Centre for Earth Systems Engineering Research

Transport Analysis for Climate Impact Assessment

Transport Analysis for Climate Impact Assessment

Transport infrastructure analysis for climate impact assessment and urban simulation.

Project Leads


Transport modelling is a well-developed field. There are many powerful commercial models which allow simulations of traffic flows and network performance. 

These models range from micro models of individual junctions to macro models of whole transport networks. They are often expensive and complex to run. 

Sometimes a more simple solution is needed which allows rapid testing of transport scenarios and their effects on local and regional accessibility and thus population or land-use patterns. 

A number of GIS-based transport modelling tools have been developed in CESER. These are part of the Tyndall Cities Programme and the EPSRC ARCADIA project.

This work was sponsored partly by the EPSRC ARCADIA project (EP/G061254/2).

Tyndall Cities Programme


Transport analysis is a key component of the Tyndall Cities Urban Integrated Assessment Facility (UIAF).

A model of transport accessibility, based on generalised cost, was developed to allow decision-makers to test scenarios of future transport infrastructure investment. 

The resulting changes in accessibility across London were used as drivers in scenarios of possible population and land-use change. They allowed testing of possible climate change adaptation and mitigation policy options.

Transport by car, rail, light rail and bus was modelled across the Greater London region.  Costs between 633 census (CAS) wards were computed, including time and monetary values. 

These costs did not include measures of capacity in the networks and thus congestion. They did not include interchanges between the various modes accounted for.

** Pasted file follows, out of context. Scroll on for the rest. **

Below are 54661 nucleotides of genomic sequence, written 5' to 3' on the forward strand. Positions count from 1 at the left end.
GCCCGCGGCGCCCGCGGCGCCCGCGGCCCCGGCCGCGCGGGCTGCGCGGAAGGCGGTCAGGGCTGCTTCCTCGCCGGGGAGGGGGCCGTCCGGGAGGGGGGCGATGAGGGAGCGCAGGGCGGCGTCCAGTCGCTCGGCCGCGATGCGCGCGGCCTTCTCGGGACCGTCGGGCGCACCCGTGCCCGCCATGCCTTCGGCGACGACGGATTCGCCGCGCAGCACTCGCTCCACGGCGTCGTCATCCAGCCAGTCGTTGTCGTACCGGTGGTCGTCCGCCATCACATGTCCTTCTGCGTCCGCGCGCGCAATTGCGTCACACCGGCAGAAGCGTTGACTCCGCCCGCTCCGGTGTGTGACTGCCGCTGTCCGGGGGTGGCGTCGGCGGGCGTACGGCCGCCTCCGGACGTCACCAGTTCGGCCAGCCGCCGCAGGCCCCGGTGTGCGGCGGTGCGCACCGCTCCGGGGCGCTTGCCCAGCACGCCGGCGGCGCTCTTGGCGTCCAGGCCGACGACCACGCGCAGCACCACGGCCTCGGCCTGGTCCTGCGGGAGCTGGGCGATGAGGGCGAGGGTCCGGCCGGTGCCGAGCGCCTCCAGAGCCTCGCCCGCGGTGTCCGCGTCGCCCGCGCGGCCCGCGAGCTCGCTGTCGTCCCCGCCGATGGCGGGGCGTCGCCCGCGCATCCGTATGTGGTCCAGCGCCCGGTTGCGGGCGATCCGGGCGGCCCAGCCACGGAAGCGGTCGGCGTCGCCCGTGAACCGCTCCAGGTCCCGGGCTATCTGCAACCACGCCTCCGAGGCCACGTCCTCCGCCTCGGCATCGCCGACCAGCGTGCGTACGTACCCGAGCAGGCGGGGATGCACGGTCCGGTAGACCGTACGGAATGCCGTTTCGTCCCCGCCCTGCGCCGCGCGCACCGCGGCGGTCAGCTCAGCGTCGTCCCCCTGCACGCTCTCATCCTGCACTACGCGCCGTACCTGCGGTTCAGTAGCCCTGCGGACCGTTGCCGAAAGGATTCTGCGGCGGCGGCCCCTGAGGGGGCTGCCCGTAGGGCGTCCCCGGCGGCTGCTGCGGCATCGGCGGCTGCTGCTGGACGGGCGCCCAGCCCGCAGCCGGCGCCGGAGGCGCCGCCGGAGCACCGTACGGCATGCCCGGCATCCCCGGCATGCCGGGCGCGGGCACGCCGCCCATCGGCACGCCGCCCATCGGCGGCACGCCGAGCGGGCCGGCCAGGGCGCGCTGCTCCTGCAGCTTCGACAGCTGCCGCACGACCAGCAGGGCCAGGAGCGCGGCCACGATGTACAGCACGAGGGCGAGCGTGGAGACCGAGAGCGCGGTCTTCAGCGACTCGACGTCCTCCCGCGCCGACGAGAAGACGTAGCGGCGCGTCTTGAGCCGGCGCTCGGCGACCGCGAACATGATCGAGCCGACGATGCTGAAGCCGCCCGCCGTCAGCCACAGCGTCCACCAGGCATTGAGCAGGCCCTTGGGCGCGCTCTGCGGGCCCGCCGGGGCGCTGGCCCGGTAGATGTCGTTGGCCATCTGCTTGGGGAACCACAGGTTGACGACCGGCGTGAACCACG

This modelling was further developed under the ARCADIA project as part of EPSRC’s ARCC programme.


The ARCADIA project seeks to provide a better understanding of the impacts of climate change on urban areas. This allows planning of suitable and sustainable adaptations. 

As part of this project, the transport models developed for the Tyndall Cities Programme were further extended. This was to allow simulation of both direct and indirect impacts from climate events. For example, flooding, extreme heat and droughts.

One of the most important indirect effects of such climate events is disruption to the transport network. For example, flooding of transport infrastructure or speed restrictions caused by extreme temperatures. This results in an increased travel costs for commuters and goods. 

To capture these effects, representations of capacity and congestion was integrated into the network models.

ARCADIA models the transport networks as two modes:

  1. An integrated public transport network comprising rail, light rail and bus routes and allowing for interchanges between them.
  2. A road network modelled on Ordnance Survey ITN data.

Capacities on the road network are modelled using speed-flow relationships. These link the volume of traffic on a road segment with the maximum speed of travel along it. This is from the UK Department for Transport’s COBA model. 

Capacities on the public transport network are modelled using information gathered on train length, passenger capacity, and service frequency. This gives values for total carrying capacity per hour.

To model disruption to commuting journeys, passenger trips are mapped to the network. These trips are from census journey-to-work data for the current day, or spatial-interaction model outputs for future scenarios. They're assigned to the shortest route between the origin (place of residence) and destination (place of work). 

This assignment is done iteratively. The effects of congestion are computed at each iteration. The shortest route is adjusted accordingly to reflect the build-up of traffic. 

This gives the total flow on each network link and the cost of travel between locations.

This information on flows and costs can be used to understand the disruption from future extreme weather events. This is by utilising impact functions to link flooding and temperature to network performance. 

For example, when temperatures are above a given threshold a speed limit is applied to the rail network to prevent derailments from rail buckling. 

The resultant increased travel costs can be fed back to economic models, allowing indirect effects to be understood.